The company said on Wednesday that it would cut prices of more than 1 300 essential items, lowering fruit, vegetable and meat prices, and putting more than 1 000 items on special to mark the milestone.
Group executive of strategy and corporate affairs, David North, said the price cuts would generally be above 10 percent and, in some cases, above 20 percent.
North said the company had spent the past three years working hard to be efficient, cost-effective and using strategies such as a centralised supply chain and buying better to trim costs.
He said this had given the group the leeway to invest in its customers.
However, North could not indicate the effect of the discounts on Pick * Pay margins as the company is in a closed period and due to report full-year results on April 18.
The company was founded by Raymond Ackerman in 1967 after he bought three small stores in Cape Town.
North said Pick * Pay had focused on essentials to relieve pressure on customers who are battling inflation.
The country’s inflation has remained stubbornly outside the South African Reserve Bank’s 3 to 6 percent target, coming in at 6.3 percent in February, while food inflation is nearly 11 percent.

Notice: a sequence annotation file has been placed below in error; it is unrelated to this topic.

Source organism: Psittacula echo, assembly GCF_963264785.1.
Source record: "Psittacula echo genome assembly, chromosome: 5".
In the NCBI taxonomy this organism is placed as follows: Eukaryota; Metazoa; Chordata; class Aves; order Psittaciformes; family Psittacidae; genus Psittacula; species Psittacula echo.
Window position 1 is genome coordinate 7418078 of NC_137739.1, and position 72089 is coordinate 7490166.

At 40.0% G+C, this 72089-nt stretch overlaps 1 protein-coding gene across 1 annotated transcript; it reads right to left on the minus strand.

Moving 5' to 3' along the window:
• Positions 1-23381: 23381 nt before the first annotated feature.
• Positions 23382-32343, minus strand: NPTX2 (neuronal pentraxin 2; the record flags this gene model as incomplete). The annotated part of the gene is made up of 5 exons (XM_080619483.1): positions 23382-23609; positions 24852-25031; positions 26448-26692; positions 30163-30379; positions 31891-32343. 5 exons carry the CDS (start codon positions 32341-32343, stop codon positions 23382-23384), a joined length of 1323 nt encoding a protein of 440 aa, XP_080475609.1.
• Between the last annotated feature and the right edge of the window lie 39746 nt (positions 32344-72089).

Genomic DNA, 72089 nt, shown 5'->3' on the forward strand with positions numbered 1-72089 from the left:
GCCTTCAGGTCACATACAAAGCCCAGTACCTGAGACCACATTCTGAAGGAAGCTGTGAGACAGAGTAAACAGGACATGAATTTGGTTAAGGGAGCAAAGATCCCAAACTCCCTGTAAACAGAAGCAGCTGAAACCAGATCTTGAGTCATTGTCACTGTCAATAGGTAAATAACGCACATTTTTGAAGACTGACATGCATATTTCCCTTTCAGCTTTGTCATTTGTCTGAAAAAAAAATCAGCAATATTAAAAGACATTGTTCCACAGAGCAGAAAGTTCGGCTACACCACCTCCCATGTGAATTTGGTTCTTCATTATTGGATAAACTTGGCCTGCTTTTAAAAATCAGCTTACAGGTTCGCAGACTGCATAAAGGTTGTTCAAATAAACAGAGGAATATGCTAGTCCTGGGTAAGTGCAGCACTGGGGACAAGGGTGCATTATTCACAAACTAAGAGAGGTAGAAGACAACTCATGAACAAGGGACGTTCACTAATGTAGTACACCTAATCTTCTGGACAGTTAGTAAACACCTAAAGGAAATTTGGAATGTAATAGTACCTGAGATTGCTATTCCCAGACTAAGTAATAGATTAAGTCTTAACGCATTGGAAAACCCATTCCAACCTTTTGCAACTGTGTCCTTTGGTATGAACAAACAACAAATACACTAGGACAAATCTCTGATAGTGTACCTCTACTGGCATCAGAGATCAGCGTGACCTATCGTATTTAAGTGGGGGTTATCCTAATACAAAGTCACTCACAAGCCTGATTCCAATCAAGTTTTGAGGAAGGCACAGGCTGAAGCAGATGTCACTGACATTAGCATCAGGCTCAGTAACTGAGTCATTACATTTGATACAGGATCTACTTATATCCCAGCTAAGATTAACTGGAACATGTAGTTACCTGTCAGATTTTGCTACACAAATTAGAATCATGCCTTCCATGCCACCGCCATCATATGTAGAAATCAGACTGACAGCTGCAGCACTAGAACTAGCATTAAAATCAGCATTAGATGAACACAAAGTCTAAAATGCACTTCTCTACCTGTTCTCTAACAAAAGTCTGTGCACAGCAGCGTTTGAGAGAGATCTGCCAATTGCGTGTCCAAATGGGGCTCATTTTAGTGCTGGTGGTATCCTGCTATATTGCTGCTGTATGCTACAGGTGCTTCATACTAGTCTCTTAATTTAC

North said although fruit and vegetables were the initial segments to show higher inflation caused by the drought, this will move into meat products soon as more animals were slaughtered, thus dropping meat prices.
Group commercial executive Paula Disberry said “customers will see immediate savings on the grocery items they buy most, and in fresh fruit and vegetables, and meat. Savings from our butchery include all mince, selected pork products and bulk beef and lamb packs, and on fruit and vegetable products like potatoes, tomatoes, mushrooms, avos and bananas.
“Today’s technology gives us tremendous insights into our customers’ shopping habits, needs and preferences. Our customers are clear. In tough times what they want most of all are value and low prices, and especially on fresh.”
In the half-year, Pick n Pay reported an 18 percent increase in profits to R381.8 million in the first half. Sales rose 7.2 percent and the interim dividend increased 24 percent to R2.99 a share during that period.
The group was unable to pass costs to consumers and capped food price inflation at 5.5 percent.